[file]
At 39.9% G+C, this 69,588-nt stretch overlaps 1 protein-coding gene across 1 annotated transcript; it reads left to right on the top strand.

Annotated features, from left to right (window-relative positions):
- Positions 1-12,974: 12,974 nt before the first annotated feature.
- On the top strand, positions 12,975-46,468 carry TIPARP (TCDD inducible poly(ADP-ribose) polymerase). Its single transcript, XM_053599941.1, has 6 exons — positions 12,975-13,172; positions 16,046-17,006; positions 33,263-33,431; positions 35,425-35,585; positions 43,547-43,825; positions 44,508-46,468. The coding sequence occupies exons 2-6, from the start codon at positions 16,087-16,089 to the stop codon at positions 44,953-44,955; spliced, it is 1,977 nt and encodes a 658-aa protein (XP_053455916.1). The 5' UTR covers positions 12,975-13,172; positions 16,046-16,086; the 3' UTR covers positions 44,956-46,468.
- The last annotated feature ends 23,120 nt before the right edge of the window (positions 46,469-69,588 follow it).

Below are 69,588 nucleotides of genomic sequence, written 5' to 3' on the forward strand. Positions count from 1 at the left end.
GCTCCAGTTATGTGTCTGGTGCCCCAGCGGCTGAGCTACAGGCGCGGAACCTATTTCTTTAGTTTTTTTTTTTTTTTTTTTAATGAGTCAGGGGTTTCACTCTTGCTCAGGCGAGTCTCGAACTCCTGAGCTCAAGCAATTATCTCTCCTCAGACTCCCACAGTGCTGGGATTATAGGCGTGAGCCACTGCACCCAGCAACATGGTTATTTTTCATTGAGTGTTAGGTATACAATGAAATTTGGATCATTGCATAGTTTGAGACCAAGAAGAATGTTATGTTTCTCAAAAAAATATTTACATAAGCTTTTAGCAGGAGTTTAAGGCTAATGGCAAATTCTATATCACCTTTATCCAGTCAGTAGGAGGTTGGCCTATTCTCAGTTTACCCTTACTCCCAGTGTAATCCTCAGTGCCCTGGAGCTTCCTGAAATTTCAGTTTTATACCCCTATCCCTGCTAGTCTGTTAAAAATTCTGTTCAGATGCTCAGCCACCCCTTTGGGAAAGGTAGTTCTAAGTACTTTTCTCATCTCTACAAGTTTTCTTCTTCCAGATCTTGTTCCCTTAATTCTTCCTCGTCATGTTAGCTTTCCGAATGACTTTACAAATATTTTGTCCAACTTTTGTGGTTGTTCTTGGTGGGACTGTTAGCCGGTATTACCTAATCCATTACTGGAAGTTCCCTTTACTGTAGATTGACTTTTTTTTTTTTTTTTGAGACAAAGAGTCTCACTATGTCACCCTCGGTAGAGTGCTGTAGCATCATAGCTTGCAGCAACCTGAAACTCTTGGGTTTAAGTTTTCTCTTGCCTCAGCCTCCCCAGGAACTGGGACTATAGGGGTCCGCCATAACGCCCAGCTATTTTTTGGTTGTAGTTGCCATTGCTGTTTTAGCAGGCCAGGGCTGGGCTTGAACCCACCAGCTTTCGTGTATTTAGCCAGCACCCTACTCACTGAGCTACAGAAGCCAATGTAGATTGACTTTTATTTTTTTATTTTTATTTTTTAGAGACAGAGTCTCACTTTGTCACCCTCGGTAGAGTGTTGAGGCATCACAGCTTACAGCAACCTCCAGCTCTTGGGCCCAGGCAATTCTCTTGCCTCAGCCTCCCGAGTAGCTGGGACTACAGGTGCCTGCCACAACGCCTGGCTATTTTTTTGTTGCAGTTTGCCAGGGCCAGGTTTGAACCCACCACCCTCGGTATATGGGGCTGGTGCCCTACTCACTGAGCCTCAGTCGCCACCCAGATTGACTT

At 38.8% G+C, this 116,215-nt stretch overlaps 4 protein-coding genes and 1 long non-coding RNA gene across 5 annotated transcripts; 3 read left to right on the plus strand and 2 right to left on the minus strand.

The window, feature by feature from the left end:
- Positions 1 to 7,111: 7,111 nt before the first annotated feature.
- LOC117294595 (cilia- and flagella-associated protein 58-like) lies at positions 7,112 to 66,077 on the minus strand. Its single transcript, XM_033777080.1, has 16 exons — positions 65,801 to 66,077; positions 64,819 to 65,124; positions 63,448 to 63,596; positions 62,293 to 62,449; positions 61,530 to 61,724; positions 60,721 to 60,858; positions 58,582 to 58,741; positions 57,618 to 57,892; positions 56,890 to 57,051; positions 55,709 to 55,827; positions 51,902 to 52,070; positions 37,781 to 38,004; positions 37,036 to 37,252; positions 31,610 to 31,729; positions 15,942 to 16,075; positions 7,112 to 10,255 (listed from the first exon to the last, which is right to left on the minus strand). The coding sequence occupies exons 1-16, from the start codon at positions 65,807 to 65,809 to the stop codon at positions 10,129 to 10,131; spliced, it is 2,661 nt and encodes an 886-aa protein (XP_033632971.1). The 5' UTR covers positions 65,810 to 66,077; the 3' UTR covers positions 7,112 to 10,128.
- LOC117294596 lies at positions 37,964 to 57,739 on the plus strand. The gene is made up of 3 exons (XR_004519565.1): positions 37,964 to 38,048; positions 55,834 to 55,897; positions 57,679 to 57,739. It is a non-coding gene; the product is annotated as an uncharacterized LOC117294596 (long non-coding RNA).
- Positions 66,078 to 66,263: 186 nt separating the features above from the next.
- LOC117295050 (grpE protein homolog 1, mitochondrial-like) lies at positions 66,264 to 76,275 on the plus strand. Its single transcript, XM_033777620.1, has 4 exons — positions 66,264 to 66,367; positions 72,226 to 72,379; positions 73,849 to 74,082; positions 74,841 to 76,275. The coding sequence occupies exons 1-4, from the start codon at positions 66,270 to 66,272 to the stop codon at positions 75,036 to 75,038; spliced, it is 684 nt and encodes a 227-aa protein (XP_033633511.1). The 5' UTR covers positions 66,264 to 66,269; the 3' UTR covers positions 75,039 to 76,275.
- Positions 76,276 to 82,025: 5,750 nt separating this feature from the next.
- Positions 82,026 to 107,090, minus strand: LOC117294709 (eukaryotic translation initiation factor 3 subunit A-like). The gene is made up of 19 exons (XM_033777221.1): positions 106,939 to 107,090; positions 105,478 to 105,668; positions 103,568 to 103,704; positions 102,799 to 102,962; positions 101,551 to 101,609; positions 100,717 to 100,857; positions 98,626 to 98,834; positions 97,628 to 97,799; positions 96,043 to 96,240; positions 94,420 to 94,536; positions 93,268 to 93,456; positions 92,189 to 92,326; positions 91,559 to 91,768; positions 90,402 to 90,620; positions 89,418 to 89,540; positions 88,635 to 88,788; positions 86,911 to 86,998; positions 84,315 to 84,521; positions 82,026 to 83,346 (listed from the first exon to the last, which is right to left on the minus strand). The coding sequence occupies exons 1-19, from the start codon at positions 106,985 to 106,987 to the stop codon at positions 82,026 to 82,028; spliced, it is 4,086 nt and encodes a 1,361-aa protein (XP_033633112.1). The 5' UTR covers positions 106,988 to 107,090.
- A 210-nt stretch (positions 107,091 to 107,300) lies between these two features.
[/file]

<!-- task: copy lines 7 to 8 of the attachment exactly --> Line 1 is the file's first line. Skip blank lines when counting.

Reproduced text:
GCTCCAGTTATGTGTCTGGTGCCCCAGCGGCTGAGCTACAGGCGCGGAACCTATTTCTTTAGTTTTTTTTTTTTTTTTTTTAATGAGTCAGGGGTTTCACTCTTGCTCAGGCGAGTCTCGAACTCCTGAGCTCAAGCAATTATCTCTCCTCAGACTCCCACAGTGCTGGGATTATAGGCGTGAGCCACTGCACCCAGCAACATGGTTATTTTTCATTGAGTGTTAGGTATACAATGAAATTTGGATCATTGCATAGTTTGAGACCAAGAAGAATGTTATGTTTCTCAAAAAAATATTTACATAAGCTTTTAGCAGGAGTTTAAGGCTAATGGCAAATTCTATATCACCTTTATCCAGTCAGTAGGAGGTTGGCCTATTCTCAGTTTACCCTTACTCCCAGTGTAATCCTCAGTGCCCTGGAGCTTCCTGAAATTTCAGTTTTATACCCCTATCCCTGCTAGTCTGTTAAAAATTCTGTTCAGATGCTCAGCCACCCCTTTGGGAAAGGTAGTTCTAAGTACTTTTCTCATCTCTACAAGTTTTCTTCTTCCAGATCTTGTTCCCTTAATTCTTCCTCGTCATGTTAGCTTTCCGAATGACTTTACAAATATTTTGTCCAACTTTTGTGGTTGTTCTTGGTGGGACTGTTAGCCGGTATTACCTAATCCATTACTGGAAGTTCCCTTTACTGTAGATTGACTTTTTTTTTTTTTTTTGAGACAAAGAGTCTCACTATGTCACCCTCGGTAGAGTGCTGTAGCATCATAGCTTGCAGCAACCTGAAACTCTTGGGTTTAAGTTTTCTCTTGCCTCAGCCTCCCCAGGAACTGGGACTATAGGGGTCCGCCATAACGCCCAGCTATTTTTTGGTTGTAGTTGCCATTGCTGTTTTAGCAGGCCAGGGCTGGGCTTGAACCCACCAGCTTTCGTGTATTTAGCCAGCACCCTACTCACTGAGCTACAGAAGCCAATGTAGATTGACTTTTATTTTTTTATTTTTATTTTTTAGAGACAGAGTCTCACTTTGTCACCCTCGGTAGAGTGTTGAGGCATCACAGCTTACAGCAACCTCCAGCTCTTGGGCCCAGGCAATTCTCTTGCCTCAGCCTCCCGAGTAGCTGGGACTACAGGTGCCTGCCACAACGCCTGGCTATTTTTTTGTTGCAGTTTGCCAGGGCCAGGTTTGAACCCACCACCCTCGGTATATGGGGCTGGTGCCCTACTCACTGAGCCTCAGTCGCCACCCAGATTGACTT

At 38.8% G+C, this 116,215-nt stretch overlaps 4 protein-coding genes and 1 long non-coding RNA gene across 5 annotated transcripts; 3 read left to right on the plus strand and 2 right to left on the minus strand.